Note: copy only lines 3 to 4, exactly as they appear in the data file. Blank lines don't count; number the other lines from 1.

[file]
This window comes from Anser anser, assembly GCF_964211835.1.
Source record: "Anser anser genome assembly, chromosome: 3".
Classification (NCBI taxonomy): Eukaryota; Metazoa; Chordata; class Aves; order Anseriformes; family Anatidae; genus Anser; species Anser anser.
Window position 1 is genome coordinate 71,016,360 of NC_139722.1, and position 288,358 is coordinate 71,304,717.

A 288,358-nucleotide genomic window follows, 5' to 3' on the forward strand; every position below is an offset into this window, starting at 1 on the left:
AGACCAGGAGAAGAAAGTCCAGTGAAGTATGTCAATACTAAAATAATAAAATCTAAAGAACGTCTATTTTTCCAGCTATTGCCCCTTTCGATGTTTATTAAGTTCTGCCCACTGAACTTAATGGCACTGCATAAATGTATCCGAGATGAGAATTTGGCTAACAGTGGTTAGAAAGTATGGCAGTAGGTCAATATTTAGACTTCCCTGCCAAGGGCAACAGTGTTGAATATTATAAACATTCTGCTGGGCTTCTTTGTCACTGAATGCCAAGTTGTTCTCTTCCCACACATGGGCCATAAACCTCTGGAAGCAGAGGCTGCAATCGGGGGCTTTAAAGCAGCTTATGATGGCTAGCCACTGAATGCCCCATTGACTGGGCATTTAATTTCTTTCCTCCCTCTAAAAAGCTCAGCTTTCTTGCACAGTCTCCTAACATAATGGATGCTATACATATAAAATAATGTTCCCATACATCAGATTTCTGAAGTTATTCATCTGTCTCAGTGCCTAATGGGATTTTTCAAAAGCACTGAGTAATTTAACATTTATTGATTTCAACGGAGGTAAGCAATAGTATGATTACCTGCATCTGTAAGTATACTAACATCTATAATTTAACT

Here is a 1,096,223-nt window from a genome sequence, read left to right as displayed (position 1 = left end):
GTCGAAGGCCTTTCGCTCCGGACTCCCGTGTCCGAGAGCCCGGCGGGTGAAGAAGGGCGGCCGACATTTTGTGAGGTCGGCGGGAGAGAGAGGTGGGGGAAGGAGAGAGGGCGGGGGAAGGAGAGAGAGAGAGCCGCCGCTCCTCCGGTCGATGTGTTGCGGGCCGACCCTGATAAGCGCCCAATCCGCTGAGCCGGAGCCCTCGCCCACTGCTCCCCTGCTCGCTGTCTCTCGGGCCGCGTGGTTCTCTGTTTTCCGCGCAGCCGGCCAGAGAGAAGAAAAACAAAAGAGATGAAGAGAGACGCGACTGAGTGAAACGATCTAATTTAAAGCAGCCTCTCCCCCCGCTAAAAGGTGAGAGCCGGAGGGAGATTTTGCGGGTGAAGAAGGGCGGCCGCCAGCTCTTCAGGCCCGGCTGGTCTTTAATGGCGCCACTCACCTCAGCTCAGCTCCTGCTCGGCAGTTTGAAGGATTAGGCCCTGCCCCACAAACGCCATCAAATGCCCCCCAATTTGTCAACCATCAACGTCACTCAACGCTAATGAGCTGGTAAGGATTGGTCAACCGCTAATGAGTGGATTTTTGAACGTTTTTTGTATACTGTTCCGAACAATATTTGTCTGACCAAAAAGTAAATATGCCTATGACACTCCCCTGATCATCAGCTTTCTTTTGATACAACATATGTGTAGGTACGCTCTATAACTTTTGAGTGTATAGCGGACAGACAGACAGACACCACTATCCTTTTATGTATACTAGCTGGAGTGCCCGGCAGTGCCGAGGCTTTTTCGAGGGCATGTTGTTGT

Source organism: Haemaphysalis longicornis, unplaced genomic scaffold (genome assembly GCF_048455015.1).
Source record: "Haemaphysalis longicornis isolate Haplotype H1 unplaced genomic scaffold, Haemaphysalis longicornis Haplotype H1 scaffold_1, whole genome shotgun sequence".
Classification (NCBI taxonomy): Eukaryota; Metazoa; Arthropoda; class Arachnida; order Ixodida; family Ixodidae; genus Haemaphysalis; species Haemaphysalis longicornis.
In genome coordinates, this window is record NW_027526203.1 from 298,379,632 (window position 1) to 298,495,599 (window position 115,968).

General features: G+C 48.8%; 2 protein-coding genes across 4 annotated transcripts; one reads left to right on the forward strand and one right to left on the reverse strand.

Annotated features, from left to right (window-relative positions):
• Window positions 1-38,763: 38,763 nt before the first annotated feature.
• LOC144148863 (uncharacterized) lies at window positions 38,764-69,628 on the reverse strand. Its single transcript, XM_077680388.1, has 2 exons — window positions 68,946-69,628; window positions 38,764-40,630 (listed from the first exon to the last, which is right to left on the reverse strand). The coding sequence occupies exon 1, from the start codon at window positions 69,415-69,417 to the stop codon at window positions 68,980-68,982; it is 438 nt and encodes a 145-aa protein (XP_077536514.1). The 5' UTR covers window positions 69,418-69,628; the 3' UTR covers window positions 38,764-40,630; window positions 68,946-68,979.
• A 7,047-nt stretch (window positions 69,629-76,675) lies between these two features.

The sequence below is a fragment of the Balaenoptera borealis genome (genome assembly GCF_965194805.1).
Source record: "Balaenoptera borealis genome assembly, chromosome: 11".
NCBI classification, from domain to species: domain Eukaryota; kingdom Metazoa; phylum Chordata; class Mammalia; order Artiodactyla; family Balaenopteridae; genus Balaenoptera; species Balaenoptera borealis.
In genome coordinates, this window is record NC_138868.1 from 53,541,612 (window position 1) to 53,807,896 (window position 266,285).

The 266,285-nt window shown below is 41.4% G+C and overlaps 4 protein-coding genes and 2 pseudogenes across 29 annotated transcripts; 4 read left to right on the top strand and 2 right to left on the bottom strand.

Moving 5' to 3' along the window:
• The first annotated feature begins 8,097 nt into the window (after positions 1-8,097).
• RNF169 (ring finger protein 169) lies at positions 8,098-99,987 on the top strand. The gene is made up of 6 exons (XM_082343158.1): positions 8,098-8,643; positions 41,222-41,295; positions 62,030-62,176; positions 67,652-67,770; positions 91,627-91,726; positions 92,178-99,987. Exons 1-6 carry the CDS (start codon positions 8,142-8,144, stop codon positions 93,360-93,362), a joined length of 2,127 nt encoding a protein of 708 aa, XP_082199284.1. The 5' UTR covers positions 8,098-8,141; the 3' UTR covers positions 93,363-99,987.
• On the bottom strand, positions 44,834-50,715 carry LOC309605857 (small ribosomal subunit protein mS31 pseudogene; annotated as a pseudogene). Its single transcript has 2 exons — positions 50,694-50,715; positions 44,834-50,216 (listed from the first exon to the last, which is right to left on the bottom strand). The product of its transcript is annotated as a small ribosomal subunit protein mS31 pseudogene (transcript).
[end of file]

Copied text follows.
Classification (NCBI taxonomy): Eukaryota; Metazoa; Chordata; class Aves; order Anseriformes; family Anatidae; genus Anser; species Anser anser.
Window position 1 is genome coordinate 71,016,360 of NC_139722.1, and position 288,358 is coordinate 71,304,717.